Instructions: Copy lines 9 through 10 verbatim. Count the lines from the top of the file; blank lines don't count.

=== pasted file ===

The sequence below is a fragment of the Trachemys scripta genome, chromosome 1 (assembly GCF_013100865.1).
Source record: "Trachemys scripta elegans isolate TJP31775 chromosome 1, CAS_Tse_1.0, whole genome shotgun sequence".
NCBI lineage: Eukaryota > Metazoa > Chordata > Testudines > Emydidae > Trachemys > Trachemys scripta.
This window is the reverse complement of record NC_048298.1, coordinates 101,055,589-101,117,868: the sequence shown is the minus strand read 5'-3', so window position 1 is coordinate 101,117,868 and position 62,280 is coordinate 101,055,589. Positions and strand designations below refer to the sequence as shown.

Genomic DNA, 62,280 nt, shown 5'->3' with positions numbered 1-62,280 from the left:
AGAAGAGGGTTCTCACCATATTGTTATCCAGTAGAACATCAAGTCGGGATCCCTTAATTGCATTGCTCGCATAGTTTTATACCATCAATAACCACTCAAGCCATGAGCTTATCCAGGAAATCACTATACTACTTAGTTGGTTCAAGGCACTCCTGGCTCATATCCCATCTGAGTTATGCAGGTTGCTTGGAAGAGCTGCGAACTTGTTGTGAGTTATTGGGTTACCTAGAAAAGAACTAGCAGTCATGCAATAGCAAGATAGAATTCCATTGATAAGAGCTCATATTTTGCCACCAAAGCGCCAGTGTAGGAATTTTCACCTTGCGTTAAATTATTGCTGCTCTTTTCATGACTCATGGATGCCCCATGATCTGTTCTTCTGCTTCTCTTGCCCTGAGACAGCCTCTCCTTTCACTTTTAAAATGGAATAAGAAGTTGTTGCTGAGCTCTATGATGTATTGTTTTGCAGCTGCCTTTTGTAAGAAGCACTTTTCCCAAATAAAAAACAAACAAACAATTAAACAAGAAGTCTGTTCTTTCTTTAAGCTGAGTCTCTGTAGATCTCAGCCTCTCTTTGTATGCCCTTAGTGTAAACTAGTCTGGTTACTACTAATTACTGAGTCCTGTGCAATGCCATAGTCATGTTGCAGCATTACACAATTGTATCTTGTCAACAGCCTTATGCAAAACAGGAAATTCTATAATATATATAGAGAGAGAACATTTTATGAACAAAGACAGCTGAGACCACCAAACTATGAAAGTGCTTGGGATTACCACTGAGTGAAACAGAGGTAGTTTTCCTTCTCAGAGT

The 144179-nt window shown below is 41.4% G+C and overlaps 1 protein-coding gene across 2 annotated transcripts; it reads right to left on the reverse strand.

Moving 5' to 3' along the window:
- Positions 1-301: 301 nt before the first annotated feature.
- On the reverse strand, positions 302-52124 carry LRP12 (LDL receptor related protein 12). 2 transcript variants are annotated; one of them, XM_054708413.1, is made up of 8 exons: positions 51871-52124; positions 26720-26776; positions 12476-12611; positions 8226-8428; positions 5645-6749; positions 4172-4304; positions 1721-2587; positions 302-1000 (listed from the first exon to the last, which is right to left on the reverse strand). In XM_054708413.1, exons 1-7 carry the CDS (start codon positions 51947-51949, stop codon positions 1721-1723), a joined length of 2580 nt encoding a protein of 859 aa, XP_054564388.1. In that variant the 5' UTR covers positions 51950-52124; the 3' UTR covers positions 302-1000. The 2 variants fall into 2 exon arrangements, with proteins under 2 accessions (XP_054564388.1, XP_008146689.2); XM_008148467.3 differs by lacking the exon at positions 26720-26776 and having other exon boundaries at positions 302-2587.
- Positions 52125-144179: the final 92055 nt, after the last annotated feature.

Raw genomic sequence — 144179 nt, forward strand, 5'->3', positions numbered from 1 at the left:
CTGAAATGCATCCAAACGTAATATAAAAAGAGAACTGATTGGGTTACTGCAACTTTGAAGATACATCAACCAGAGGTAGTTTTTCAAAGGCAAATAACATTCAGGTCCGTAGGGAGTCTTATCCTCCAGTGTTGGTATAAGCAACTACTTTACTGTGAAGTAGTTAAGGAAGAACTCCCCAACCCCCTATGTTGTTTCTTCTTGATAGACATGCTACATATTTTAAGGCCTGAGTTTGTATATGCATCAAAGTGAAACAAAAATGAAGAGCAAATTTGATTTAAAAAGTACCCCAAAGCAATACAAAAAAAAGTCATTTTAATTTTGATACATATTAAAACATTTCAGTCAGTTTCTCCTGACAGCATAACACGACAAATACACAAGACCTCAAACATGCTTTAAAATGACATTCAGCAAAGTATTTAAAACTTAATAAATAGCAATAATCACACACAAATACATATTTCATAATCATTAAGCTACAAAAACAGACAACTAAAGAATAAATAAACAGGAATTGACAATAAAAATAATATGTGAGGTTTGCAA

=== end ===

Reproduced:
- Positions 1-301: 301 nt before the first annotated feature.
- On the reverse strand, positions 302-52124 carry LRP12 (LDL receptor related protein 12). 2 transcript variants are annotated; one of them, XM_054708413.1, is made up of 8 exons: positions 51871-52124; positions 26720-26776; positions 12476-12611; positions 8226-8428; positions 5645-6749; positions 4172-4304; positions 1721-2587; positions 302-1000 (listed from the first exon to the last, which is right to left on the reverse strand). In XM_054708413.1, exons 1-7 carry the CDS (start codon positions 51947-51949, stop codon positions 1721-1723), a joined length of 2580 nt encoding a protein of 859 aa, XP_054564388.1. In that variant the 5' UTR covers positions 51950-52124; the 3' UTR covers positions 302-1000. The 2 variants fall into 2 exon arrangements, with proteins under 2 accessions (XP_054564388.1, XP_008146689.2); XM_008148467.3 differs by lacking the exon at positions 26720-26776 and having other exon boundaries at positions 302-2587.